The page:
Lawmakers in both the House and Senate will vote today on a short-term spending bill that would fund the government into early December, in a last-minute bid to avert a disastrous government shutdown before a midnight deadline. The vote comes as Democratic leaders struggle to pass two major pieces of legislation: a $1 trillion infrastructure bill and the Build Back Better Act, a $3.5 trillion, 10-year package that would expand the social safety net and combat climate change. On Wednesday, House Speaker Nancy Pelosi and Senate Majority Leader Chuck Schumer huddled with President Biden in the Oval Office, as fractures within the Democratic Party threatened to derail Biden’s legislative agenda.
Meanwhile, House Democrats have narrowly approved a bill to suspend the ceiling on the national debt until the end of 2022. The Treasury Department warns that without congressional action, the U.S. will begin defaulting on its debts in mid-October. House Speaker Nancy Pelosi said Wednesday the consequences would be catastrophic.
Speaker Nancy Pelosi: “The nonpartisan Moody’s Analytics found that these consequences could include a loss of 6 million jobs, the elimination of potentially $15 trillion in household wealth, sending the unemployment rate surging to 9% and a decline in the real GDP of our country by 4%.”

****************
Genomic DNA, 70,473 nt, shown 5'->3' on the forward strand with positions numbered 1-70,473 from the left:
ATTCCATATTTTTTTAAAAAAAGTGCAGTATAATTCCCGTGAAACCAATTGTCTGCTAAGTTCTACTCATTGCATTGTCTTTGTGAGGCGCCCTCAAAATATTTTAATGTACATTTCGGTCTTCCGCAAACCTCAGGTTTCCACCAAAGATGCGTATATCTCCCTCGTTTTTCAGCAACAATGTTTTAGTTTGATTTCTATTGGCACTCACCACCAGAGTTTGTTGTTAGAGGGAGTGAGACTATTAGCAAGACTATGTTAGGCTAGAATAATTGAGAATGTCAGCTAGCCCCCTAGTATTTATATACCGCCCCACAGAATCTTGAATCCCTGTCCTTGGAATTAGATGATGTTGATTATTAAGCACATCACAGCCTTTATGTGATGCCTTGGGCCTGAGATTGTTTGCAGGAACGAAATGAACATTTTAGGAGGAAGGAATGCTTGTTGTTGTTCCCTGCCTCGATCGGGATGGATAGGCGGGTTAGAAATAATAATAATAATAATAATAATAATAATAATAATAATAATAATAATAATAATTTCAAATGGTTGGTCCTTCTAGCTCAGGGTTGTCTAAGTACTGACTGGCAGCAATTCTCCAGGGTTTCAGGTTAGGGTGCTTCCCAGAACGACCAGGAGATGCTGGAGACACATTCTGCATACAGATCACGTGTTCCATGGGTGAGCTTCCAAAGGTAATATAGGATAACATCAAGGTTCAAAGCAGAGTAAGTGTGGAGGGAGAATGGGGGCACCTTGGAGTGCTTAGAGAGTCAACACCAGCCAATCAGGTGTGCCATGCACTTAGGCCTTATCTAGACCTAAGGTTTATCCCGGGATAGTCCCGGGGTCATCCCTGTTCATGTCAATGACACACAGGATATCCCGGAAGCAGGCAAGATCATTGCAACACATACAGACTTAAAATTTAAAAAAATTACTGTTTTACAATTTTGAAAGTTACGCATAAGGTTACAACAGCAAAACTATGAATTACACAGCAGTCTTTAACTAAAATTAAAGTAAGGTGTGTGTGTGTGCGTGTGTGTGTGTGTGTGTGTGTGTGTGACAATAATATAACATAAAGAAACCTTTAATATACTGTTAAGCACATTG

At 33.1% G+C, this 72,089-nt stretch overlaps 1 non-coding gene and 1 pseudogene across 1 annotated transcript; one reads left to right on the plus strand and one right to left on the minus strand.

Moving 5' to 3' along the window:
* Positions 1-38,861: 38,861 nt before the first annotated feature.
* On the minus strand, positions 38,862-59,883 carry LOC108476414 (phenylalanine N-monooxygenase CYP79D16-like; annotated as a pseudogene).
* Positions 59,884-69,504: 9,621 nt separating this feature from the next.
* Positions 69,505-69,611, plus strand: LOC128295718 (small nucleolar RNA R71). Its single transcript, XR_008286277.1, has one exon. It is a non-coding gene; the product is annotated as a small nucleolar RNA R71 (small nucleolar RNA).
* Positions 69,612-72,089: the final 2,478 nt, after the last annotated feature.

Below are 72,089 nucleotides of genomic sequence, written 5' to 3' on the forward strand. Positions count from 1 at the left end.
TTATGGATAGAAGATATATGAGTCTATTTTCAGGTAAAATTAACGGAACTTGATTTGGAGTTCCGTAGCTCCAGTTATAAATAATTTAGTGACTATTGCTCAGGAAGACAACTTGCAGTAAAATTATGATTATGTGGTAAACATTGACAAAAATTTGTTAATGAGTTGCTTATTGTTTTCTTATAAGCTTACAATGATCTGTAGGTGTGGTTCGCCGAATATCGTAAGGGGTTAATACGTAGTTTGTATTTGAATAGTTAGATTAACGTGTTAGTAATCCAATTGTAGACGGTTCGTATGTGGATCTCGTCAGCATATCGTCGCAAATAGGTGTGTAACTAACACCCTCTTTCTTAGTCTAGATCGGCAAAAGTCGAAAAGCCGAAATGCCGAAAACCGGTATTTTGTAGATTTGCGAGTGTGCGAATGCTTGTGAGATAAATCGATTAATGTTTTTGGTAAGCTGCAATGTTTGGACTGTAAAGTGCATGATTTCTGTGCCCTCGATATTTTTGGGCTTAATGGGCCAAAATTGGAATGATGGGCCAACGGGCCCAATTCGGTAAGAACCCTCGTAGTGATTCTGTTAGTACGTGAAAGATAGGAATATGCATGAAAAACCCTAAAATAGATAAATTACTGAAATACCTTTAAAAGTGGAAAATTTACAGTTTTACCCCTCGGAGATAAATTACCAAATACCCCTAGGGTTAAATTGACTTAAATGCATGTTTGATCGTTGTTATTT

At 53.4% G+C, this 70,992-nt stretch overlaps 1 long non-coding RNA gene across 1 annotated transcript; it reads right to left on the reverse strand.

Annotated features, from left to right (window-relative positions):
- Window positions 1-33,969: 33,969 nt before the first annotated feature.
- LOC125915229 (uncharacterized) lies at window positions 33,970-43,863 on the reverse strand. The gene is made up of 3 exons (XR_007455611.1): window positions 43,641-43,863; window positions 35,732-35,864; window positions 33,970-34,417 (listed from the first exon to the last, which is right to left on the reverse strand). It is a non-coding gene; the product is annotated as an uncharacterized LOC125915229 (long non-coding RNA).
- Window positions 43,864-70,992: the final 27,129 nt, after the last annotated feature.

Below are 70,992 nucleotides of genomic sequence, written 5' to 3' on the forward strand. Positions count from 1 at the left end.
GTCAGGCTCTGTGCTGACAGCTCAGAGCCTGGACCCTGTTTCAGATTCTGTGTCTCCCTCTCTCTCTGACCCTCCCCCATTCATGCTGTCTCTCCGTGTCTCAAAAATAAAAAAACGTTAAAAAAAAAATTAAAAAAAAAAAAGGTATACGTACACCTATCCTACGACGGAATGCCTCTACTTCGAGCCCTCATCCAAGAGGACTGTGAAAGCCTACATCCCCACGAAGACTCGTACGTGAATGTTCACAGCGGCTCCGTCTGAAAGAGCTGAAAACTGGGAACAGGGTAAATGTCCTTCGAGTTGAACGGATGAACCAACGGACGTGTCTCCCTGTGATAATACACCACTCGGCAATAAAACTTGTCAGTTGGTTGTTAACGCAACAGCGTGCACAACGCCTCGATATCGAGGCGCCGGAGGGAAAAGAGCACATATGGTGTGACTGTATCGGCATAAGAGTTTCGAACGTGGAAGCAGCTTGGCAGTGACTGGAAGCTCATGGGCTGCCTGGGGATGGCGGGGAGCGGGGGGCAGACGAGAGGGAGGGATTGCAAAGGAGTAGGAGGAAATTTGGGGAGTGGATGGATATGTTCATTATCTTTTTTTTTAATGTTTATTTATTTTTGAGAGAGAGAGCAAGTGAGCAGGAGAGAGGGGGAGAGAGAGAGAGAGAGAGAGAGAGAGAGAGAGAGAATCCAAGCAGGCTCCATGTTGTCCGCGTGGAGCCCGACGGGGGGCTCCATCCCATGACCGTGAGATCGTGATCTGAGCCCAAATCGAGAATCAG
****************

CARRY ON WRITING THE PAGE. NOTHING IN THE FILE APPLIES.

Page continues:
After headlines, we’ll speak with Rev. William Barber, co-chair of the Poor People’s Campaign.
The United States reported nearly 2,500 COVID-19 deaths on Wednesday, even as hospitalizations and new cases edged down from a peak in early September. Alaska is the hardest-hit state, with some of the highest infection rates in the world. On Wednesday, a hospital in Bethel became the second Alaska hospital to begin rationing care due to a surge in unvaccinated COVID-19 patients.
YouTube said Wednesday it will ban all content claiming that government-approved vaccines do not work or are harmful. YouTube’s crackdown will target not only COVID-19 misinformation but also anti-vaccine content about other immunizations, like for measles or hepatitis.
The Centers for Disease Control and Prevention is urgently recommending pregnant people get vaccinated, warning less than a third of expectant people have received a COVID-19 shot. Among African Americans, that rate is even lower: less than 16%. Pregnant people are at much higher risk of hospitalization, mechanical ventilation and death from COVID-19, and the disease raises the risk of stillbirth, preterm birth and other complications.
In Maryland, public health activists staged a protest outside the home of White House Chief of Staff Ron Klain Wednesday, calling on the Biden administration to massively ramp up vaccine production and to transfer vaccine technology to the Global South. Activists placed a towering pile of fake human bones across from Klain’s home, representing millions of COVID-19 deaths. The protest was led by James Krellenstein, co-founder of the HIV/AIDS activist group PrEP4All.
James Krellenstein: “The millions of deaths that have occurred under this presidency’s watch, they are all preventable deaths. This is no longer a scientific crisis. This is a political crisis. And we are bringing these bones to this chief of staff’s house because this is not just a political issue. This is a personal is sue to tens of millions of people, to hundreds of millions, to billions of people around the world whose lives are threatened by this man and by this president’s inaction.”